This is one of the longest sessions on record, but the work this General Assembly tackled in 100 days is truly remarkable.
We passed a one of a kind health care reform measure, an economic incentive package to create 500 jobs in the Delta, and one of the largest tax reductions in state history.
We balanced a $4.9 billion budget which included a $48 million increase in school funding and the first cost of living increase for our state employees in over 2 years. No state services were eliminated or reduced.
This session 2,492 bills were introduced. Out of those, 1,520 passed and have been enacted. That means 61% of the all of the bills introduced in the last three months made it to the Governor’s desk.
Among those were laws that strengthened our efforts to combat human trafficking. We increased sentencing terms and passed outreach measures so that victims know who they can call for help in our state at any given time.
We passed more than dozen bills designed to protect our children from sex offenders, including one that gives the parole board more discretion when sex offenders become eligible for release.
We made several changes to our election laws. One bill makes our prosecutors a non-partisan position. Another piece of legislation creates a vote center on election day where voters from any precinct can cast a ballot much like they do currently for early voting.
We passed substantial economic development incentives. The Big River Steel project was just one of many bills designed to attract more industry. We also passed the Arkansas New Markets Job Act. This creates Community Development Entities to invest in businesses promising to create good wage jobs in low income areas of the state.
And in our tax reduction package, we directed $15 million in tax breaks toward agricultural expenses. Agriculture is our state’s largest industry.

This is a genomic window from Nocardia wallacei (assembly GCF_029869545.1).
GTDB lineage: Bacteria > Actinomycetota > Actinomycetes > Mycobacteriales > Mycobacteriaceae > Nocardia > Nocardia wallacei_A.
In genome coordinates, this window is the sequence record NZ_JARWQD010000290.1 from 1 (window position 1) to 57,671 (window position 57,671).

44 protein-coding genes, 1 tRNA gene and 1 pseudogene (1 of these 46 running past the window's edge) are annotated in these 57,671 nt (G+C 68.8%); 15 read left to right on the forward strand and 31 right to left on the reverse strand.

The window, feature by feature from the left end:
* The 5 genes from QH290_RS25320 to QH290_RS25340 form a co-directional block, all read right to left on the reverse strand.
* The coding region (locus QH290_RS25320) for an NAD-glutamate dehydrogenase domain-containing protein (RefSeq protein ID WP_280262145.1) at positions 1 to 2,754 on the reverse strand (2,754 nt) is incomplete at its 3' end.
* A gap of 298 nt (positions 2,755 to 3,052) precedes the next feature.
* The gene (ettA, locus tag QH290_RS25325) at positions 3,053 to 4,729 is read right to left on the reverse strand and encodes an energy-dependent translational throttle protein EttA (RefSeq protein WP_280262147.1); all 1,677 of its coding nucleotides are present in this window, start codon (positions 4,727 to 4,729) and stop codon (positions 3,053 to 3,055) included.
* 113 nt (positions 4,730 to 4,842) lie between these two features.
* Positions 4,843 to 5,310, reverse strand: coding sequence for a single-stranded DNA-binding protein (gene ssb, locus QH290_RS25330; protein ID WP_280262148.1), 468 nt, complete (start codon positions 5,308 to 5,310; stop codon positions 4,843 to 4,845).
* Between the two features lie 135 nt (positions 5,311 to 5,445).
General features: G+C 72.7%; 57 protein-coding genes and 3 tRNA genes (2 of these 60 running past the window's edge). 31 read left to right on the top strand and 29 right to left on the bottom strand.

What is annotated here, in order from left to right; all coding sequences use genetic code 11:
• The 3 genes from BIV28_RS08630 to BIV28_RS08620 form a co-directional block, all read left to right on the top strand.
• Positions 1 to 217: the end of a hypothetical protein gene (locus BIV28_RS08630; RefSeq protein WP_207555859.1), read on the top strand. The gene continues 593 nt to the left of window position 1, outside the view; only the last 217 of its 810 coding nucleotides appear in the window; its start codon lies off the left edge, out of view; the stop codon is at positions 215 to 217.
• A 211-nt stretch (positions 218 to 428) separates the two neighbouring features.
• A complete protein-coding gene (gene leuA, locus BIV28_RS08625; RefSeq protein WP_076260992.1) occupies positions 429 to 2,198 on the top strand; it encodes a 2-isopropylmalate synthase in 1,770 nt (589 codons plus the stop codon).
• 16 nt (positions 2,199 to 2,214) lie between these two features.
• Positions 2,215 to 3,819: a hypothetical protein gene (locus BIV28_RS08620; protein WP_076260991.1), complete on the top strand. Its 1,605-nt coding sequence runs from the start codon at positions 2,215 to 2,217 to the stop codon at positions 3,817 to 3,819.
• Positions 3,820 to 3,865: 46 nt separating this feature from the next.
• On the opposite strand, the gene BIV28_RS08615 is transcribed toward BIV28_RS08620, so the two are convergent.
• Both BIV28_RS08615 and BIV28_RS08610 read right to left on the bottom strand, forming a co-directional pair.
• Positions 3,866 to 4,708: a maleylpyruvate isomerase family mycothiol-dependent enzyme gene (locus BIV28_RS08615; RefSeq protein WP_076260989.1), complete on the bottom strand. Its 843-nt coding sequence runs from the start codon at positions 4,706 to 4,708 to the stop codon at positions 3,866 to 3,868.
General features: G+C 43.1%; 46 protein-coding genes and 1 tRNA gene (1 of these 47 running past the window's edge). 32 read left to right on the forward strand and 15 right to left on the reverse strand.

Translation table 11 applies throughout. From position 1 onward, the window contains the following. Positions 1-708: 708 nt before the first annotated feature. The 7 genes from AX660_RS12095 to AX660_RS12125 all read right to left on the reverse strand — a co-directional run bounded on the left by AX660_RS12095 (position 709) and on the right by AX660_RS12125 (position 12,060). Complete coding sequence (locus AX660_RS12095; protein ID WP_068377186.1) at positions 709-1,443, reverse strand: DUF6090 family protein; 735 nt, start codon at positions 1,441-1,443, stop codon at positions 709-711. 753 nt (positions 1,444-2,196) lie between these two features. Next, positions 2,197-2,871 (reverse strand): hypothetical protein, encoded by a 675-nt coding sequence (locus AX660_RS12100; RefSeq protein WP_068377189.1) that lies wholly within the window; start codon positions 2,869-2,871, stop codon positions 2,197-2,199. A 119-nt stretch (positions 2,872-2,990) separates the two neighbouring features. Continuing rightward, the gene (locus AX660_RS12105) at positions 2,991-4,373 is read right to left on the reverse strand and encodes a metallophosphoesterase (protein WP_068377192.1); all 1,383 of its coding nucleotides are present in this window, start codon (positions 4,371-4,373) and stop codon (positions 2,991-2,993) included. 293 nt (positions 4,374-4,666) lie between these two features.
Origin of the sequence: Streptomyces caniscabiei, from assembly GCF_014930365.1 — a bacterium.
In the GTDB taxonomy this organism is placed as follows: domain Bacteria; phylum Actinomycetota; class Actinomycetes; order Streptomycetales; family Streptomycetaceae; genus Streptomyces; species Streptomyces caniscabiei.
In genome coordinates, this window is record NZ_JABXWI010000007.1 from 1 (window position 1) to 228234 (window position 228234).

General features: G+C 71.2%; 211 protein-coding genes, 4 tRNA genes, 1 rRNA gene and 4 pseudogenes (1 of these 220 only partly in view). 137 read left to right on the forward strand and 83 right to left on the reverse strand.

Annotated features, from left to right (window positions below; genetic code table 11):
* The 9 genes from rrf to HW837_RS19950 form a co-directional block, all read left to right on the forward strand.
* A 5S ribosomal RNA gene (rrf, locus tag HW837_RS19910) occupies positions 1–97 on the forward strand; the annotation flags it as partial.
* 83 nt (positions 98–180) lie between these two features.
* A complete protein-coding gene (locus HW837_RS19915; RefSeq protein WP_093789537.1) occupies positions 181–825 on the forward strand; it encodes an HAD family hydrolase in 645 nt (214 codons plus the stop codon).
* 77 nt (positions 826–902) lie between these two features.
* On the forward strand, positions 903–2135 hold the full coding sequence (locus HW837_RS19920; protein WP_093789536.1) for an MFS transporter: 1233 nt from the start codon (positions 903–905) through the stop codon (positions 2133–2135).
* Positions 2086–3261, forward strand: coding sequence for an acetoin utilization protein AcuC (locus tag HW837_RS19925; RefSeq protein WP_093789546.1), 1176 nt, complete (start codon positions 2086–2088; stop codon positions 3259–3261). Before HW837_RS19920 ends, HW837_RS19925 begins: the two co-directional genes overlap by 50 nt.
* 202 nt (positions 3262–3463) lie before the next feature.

The House Education Committee faced big issues including court decision regarding school choice and a need to increase in per student funding. The safety of our students was also on the forefront of all of our minds as we headed into session exactly one month after the tragedy at Sandy Hook Elementary.
As a result of the committee’s efforts, we passed a new law that caps the number of transfers allowed by a district to 3% of its population and removes the racial component from the school choice law.
This General Assembly also passed a bill which requires a study to determine exactly how our schools are responding to acts of violence and how we can improve. And we increased funding from the current $6,267 per student to $6,393 per student for the following school year. For 2014, the amount increases to $6,521 per student.
This General Assembly, which included 13 House members who have served in the armed forces, addressed critical issues facing our veterans. This included the passage of Act 165 which paves the way for the construction of new 150 bed veteran’s home in central Arkansas.
In the last week of session, we also agreed to refer three constitutional amendments to voters.
HJR1009 would ban most lobbyist gifts to elected officials and prohibit corporate campaign contributions. It alters term limits to allow legislators to serve a total of 16 years in either chamber. It also creates an independent commission to set salaries for elected officials.
SJR16 requires at least 75 percent of signatures submitted by initiative campaigns be verified before additional time is given to circulate petitions.
And SJR7 would allow the legislature to approve rules by state agencies before they are implemented. Currently, we review the rules but no approval is required.
You will see all three of these proposals on the November 2014 ballot.
We will continue to keep you updated on the new information we gather in the interim. And you can contact us anytime at arkansashouse.org